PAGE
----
A global health expert has proposed a bold plan that could see international travel rebooted before a coronavirus vaccine has been developed.
Nathan Grills, Associate Professor at the Nossal Institute for Global Health at the University of Melbourne, told Yahoo News Australia a traffic light system could be first trialled for Australia’s state borders before expanding it to an international level.
Under Associate Professor Grills’ proposal, people travelling from ‘green’ states into another Australian state or territory would be subject to a simple temperature test, while those travelling from blue areas like NSW would have to return a negative test before travelling interstate.
Those in red states, like Victoria, would have to be forced to quarantine for at least seven days until they return a negative test.
Associate Professor Grills said after seeing how the traffic light system worked within Australia, it could be put in place at an international level.
“The bigger question is when do we open international borders? Using the same idea, coming from low-risk countries people would not be required to quarantine while people from the US, Brazil or India still required to quarantine for 14 days,” he said.
“You have to work it out at a domestic level but when working it out at an international level you would have all the learnings.
“For the international borders to stay closed indefinitely in hope of a vaccine is short-sighted and damaging to tourism.”
Associate Professor Grills said international travel could work on the same scale as Europe, which has adopted a traffic light strategy to allow travel across the continent.
How traffic light system could work in Australia
Associate Professor Grills said to first open the state and territory borders in Australia, all leaders would have to mutually agree to what numbers constitute a green, blue and red zone.
He said as long as there is no vaccine, there will likely be coronavirus cases and it was about how states and territories managed them.
“Contact tracing, quarantine and a good public health system will limit the impact of those outbreaks. Other things in place like social distancing and mask usage also make it safer to reopen those borders with restrictions in place,” he said.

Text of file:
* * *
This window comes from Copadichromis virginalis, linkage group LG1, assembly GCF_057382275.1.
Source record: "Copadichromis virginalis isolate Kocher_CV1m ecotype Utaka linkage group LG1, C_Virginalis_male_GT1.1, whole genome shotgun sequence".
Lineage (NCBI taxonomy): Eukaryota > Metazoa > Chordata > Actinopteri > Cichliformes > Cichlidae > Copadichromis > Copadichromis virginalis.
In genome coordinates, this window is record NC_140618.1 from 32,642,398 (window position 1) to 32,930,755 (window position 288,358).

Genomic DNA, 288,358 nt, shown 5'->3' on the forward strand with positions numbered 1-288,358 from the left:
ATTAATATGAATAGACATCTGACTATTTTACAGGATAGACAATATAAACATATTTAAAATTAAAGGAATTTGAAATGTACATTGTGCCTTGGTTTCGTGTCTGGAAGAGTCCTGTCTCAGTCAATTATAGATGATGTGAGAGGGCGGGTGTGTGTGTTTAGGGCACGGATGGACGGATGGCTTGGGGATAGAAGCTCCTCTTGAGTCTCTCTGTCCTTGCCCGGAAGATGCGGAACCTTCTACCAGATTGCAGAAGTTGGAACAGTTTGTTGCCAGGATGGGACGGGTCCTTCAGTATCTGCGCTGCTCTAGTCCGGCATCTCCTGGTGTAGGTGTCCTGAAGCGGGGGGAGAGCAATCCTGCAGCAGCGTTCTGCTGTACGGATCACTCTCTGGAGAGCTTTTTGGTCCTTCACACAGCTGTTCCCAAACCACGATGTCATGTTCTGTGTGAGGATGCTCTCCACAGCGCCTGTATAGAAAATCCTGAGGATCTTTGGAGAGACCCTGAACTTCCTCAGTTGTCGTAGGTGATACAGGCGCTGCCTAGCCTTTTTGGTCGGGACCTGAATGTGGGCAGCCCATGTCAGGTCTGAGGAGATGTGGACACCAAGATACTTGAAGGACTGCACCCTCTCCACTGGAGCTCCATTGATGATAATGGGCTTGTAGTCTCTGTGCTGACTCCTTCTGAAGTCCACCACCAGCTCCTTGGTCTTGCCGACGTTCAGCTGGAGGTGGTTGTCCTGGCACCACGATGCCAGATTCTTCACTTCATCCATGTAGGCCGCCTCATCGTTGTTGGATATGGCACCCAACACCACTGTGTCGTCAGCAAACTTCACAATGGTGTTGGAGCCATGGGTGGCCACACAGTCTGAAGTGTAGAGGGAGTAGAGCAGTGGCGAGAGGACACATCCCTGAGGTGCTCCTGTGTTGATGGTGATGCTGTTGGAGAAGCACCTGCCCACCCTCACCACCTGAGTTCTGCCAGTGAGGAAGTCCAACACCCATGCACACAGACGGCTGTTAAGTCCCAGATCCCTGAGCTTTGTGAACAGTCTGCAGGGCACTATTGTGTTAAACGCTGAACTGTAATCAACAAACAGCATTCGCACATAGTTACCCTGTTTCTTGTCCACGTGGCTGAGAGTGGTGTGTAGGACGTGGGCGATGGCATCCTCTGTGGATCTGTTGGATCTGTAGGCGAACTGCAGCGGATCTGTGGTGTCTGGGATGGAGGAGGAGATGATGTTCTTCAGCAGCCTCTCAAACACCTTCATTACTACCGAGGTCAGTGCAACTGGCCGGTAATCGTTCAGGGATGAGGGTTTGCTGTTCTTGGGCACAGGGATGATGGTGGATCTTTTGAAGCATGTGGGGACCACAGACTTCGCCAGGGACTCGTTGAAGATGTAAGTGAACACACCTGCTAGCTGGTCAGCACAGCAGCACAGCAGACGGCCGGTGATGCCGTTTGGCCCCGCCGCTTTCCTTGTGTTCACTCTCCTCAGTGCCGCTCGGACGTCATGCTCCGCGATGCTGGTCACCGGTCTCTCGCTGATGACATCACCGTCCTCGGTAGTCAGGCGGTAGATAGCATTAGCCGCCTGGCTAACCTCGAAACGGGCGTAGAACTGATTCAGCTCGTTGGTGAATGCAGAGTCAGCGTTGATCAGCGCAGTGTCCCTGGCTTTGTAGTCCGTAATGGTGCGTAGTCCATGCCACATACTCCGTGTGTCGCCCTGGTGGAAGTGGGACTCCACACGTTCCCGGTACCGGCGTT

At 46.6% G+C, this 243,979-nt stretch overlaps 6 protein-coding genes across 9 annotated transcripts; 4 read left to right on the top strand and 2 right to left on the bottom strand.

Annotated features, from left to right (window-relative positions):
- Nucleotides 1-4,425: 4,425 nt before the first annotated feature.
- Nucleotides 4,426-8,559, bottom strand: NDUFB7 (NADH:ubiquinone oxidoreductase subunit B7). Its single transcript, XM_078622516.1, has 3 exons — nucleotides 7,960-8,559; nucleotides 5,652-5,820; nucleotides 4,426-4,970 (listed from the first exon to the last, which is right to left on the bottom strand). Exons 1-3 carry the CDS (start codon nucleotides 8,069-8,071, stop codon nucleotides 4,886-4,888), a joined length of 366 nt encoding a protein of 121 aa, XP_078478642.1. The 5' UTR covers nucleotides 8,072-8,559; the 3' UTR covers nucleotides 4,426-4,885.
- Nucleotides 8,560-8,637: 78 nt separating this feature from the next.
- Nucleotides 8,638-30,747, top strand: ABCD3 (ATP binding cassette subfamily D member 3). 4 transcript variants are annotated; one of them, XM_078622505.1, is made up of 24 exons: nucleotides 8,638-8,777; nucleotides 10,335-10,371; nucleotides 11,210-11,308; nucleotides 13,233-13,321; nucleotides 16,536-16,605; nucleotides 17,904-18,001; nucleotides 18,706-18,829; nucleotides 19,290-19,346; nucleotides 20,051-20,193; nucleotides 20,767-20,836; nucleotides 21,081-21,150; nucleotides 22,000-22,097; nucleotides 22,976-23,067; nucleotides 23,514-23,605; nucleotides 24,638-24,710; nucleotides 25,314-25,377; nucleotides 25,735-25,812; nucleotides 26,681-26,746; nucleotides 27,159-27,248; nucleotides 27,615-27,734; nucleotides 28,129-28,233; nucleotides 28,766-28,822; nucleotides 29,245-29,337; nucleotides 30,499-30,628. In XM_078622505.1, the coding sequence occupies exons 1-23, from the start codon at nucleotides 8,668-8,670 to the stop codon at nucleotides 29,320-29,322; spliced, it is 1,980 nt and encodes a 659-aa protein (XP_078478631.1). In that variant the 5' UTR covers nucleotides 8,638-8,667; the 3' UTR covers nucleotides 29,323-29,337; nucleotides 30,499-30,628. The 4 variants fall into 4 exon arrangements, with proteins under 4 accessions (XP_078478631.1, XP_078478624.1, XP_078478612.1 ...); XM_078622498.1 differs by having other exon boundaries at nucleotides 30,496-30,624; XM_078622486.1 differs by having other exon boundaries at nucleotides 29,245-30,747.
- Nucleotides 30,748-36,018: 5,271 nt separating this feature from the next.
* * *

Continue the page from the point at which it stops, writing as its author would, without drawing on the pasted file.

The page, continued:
“Assuming we can manage small numbers of infections in the community – because in the long-term we’re going to have infections coming in – we can’t just keep borders closed on the basis of fear.”
Waiting for a vaccine is a ‘pipe dream’
Associate Professor Grills said a vaccine wouldn’t necessarily be the be-all and end-all, and waiting to make a move until it was developed was a “pipe dream”.
He added they would likely not be 100 per cent effective and 100 per cent of people would not take it up.
“It may not decrease the infectivity but it may decrease the disease – like the flu vaccine doesn’t stop it spreading, but it decreases the severity and that’s partly what this vaccine would do,” he said.
“It won’t solve the problem overnight – we won’t get to a magic point where we have no cases and can open up borders freely.
“To be all or nothing is unhelpful ... it disrupts trade and tourism is really suffering.”
Associate Professor Grills’ comments come after a travel bubble was created for people in Western Australia to visit Christmas and Cocos Keeling Islands.
Christmas and Cocos Keeling Islands have reported zero coronavirus cases since the pandemic began, and now deem it safe to open up to Western Australia with the state having just five active cases of coronavirus.
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